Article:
Housing and homelessness policy in Australia comes at a critical juncture. Housing stress has reached historic highs, there is a severe shortage of social housing and a growing number of low-income households are excluded from the private rental market. In this context, the federal government is developing a new National Housing and Care Agreement (NHHA) that will replace existing national agreements, which make funds available to state and territorial governments for housing and homelessness programs. We support the development of a new agreement that will provide the coordination, resources and political leaders we urgently need to tackle carelessness and homelessness in housing. However, we do not believe that the current bill forms the basis for this coordinated and coherent national approach. The proposed legal framework involves a number of risks and gaps and requires substantial revisions. Topics included the National Agreement on Housing and Homelessness; complete the Equality Pay Order (ERO); data on international students who have access to homeless services; social housing; coverage of homelessness during the pandemic; empty dwellings; The first housing policy; the Safe Places Program and the provision of grants. Under the NHHA, state and territory governments are responsible for setting priorities and the nature and location of funded services. National and territorial governments also take decisions regarding social and community housing, including the construction, allocation and renovation of housing. Under the NHHA, to secure funding, state and territory governments must have publicly accessible housing and homelessness strategies and help improve data collection and reporting.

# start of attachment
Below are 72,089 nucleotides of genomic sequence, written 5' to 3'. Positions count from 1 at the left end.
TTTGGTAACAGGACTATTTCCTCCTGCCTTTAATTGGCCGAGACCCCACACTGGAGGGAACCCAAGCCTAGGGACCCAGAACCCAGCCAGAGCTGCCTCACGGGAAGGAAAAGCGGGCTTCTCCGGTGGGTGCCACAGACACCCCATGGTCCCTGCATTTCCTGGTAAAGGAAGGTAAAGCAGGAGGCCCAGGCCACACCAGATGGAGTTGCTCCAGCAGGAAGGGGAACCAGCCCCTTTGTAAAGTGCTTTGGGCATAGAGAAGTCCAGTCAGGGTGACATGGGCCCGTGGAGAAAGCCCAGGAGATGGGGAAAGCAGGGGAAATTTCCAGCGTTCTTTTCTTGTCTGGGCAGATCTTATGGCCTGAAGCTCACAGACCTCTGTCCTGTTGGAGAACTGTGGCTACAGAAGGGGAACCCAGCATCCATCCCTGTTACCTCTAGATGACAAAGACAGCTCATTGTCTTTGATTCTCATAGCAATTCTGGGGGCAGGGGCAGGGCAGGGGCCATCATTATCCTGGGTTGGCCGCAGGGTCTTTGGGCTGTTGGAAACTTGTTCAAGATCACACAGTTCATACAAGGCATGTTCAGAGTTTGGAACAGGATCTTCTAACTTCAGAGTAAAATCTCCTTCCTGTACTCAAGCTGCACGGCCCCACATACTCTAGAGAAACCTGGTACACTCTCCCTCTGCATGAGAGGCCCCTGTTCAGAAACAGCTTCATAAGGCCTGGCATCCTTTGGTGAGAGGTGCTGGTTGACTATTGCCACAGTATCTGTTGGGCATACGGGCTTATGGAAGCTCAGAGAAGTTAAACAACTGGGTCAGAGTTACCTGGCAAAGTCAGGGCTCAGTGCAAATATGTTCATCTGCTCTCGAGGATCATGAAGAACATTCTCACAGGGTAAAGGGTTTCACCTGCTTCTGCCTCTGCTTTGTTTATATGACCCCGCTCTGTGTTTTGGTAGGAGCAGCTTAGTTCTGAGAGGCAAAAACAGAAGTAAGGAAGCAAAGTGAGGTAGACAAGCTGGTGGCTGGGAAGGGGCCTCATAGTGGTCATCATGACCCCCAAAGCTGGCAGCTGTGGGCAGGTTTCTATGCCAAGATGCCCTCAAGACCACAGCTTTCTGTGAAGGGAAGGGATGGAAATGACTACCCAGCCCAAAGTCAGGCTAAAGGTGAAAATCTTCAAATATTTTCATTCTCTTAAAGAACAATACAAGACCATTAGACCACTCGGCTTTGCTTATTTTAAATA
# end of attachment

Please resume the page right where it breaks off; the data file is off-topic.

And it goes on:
Unfortunately, it seems unlikely that the new legislation will improve accountability or transparency when it comes to the use of taxpayers` money. Since the NHHA is being developed, it requires little more from state and territory governments than to develop an annual housing plan and an annual homelessness plan to provide better data and reports on housing-related activities. The Committee on Community Affairs estimates that the 2020-21 hearings took place on the 29th by Senator Hon Anne Ruston, Minister of Social Affairs, on homelessness and affordable housing and the role played by the Commonwealth in assisting states and territories in the response to homelessness during the COVID-19 pandemic. In 2017, the Commonwealth government abolished the National Affordable Housing Agreement (NAHA) and replaced it with the National Housing and Homelessness Agreement (NHHA), citing inequity in addressing homelessness and increasing the affordability of housing. Starting in 2018-19, the Commonwealth will provide state and territory governments with an estimated $1,536 million (exclusive to GST), with the Commonwealth`s 2019-20 financial contribution being consistently indexed and indexed annually. The agreement expires on 30 The written agreement of the Commonwealth and the States is replaced by the written agreement of the Commonwealth and the States for an additional period of five years. NHFIC will manage the affordable housing bond aggregator to provide lower-cost, longer-term financing to multi-unit housing providers. The bill also fails to guarantee the adequacy and security of funding, and funding risks being suspended if the tight deadline for negotiating agreements with state and territory governments is not met. .